SYNTAGMA SQUARE, ATHENS, ATTICA, GREECE - 2015/07/13: A protester poses for the press with a Greek flag at the anti-austerity protest on the steps leading up to the Greek Parliament. Riot police officers have secured the steps and watch him. Greeks assembled outside the Greek Parliament under the banner of 'We leave this Europe'. They called for the government to not give into the demands of the Greek creditors for more austerity measures, but rather to leave the Eurozone. (Photo by Michael Debets/Pacific Press/LightRocket via Getty Images)
SYNTAGMA SQUARE, ATHENS, ATTICA, GREECE - 2015/07/13: A riot police officer returns the Greek flag to the protester. Greeks assembled outside the Greek Parliament under the banner of 'We leave this Europe'. They called for the government to not give into the demands of the Greek creditors for more austerity measures, but rather to leave the Eurozone. (Photo by Michael Debets/Pacific Press/LightRocket via Getty Images)
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The Debt Sustainability Analysis is likely to sharpen fierce debate in Germany about whether to lend Greece more money, while it will be seen by many in Greece as a vindication of the government's plea for sweeping debt relief. A Greek newspaper called the report a slap in the face for Berlin.

German Finance Minister Wolfgang Schaeuble made clear in Brussels on Tuesday that some members of the Berlin government think it would make more sense for Athens to leave the euro zone temporarily rather than take another bailout.

The Greek Finance Ministry said it had submitted the legislation required by a deal Tsipras reached with euro zone partners on Monday to parliament for a vote on Wednesday.

Assuming Athens fulfils its end of the bargain this week by enacting a swathe of painful measures, the German parliament is due to meet in a special session on Friday to debate whether to authorize the government to open new loan negotiations.

"The dramatic deterioration in debt sustainability points to the need for debt relief on a scale that would need to go well beyond what has been under consideration to date - and what has been proposed by the ESM," the IMF said, referring to the European Stability Mechanism bailout fund.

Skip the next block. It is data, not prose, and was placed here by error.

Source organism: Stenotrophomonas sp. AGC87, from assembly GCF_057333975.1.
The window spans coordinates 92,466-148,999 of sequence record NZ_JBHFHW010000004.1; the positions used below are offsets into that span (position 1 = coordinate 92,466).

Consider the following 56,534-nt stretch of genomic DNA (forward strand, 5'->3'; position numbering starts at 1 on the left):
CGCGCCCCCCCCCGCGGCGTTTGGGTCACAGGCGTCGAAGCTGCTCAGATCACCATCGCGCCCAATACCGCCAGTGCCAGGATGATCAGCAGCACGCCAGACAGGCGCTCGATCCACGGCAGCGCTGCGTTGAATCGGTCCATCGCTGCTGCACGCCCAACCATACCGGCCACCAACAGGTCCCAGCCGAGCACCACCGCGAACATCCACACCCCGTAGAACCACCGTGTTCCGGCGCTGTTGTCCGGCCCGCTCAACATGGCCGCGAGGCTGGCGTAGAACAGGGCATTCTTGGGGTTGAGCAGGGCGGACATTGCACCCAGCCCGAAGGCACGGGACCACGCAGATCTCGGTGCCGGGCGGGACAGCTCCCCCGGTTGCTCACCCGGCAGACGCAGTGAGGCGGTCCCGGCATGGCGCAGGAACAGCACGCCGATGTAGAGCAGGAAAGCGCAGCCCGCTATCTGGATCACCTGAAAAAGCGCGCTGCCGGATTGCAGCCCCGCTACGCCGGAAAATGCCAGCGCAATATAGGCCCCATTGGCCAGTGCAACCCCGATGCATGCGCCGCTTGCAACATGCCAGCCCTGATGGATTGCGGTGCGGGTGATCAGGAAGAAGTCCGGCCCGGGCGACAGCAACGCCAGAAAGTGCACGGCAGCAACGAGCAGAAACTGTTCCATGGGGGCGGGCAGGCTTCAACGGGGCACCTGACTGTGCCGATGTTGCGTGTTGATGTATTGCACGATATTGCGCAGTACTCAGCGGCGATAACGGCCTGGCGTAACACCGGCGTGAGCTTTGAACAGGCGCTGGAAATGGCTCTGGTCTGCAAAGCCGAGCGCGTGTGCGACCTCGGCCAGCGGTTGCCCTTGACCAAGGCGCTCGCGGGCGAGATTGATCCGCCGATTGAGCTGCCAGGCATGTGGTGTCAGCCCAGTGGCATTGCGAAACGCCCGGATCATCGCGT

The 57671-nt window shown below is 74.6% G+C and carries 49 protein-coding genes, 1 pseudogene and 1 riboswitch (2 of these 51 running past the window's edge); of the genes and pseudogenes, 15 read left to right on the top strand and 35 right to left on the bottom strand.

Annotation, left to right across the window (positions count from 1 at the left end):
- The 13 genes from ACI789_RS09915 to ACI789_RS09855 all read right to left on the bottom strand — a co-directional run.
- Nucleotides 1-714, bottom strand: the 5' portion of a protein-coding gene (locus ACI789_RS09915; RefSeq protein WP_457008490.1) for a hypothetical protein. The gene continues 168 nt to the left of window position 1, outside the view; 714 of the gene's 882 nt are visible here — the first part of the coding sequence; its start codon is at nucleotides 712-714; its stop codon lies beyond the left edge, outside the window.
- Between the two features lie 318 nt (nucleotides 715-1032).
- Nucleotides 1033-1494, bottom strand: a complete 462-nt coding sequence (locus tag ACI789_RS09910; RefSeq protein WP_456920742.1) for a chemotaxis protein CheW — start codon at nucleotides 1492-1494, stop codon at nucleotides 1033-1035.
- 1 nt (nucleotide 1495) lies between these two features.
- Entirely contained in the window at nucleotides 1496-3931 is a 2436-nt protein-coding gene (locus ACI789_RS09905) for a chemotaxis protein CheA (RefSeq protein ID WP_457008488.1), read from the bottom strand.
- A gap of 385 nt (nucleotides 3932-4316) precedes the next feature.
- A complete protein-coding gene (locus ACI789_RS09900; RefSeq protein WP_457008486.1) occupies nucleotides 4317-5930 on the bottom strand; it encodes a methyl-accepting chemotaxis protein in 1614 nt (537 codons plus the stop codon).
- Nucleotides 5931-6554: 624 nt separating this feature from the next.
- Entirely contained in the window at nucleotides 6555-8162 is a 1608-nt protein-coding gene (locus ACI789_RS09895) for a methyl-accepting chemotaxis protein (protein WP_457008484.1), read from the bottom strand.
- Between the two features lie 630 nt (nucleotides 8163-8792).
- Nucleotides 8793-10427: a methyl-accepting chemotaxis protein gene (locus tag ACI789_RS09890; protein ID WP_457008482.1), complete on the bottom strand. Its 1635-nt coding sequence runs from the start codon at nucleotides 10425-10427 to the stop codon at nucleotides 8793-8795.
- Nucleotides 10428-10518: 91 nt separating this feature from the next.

An EU source said euro zone finance ministers and leaders had been aware of the confidential IMF figures when they agreed on Monday on a roadmap to a third bailout.

IMF Managing Director Christine Lagarde was present but the IMF did not make the updated assessment public, in contrast to a previous study that was released in Washington on July 2.

A ONE-WAY STREET

In the interview on Greek state television, Tsipras defended the deal he signed up to, saying it was better than the alternative of being forced out of the euro zone.

He said banks, closed for the past two weeks to prevent a flood of withdrawals that would collapse the banking system, would reopen once the deal had been fully ratified by parliaments in Greece and other European countries.

Tsipras could not conceal the bitterness left by last weekend's acrimonious euro zonesummit.

"The hard truth is this one-way street for Greece was imposed on us," he said.

Lawmakers from his ruling Syriza party and their allies argued behind closed doors about whether to back sweeping reforms the government must ram through parliament as it races to meet the terms of the bailout deal.

A poll in To Vima newspaper showed that more than 70 percent of Greeks believed there was no alternative to a deal and that parliament should pass it.

Having staved off a financial meltdown, Tsipras has until Wednesday night to pass measures tougher than those rejected in a referendum days ago. With as many as 30-40 hardliners in his own ranks expected to mutiny, Tsipras will likely need the support of pro-European opposition parties to muster the 151 votes he needs to pass the law in parliament.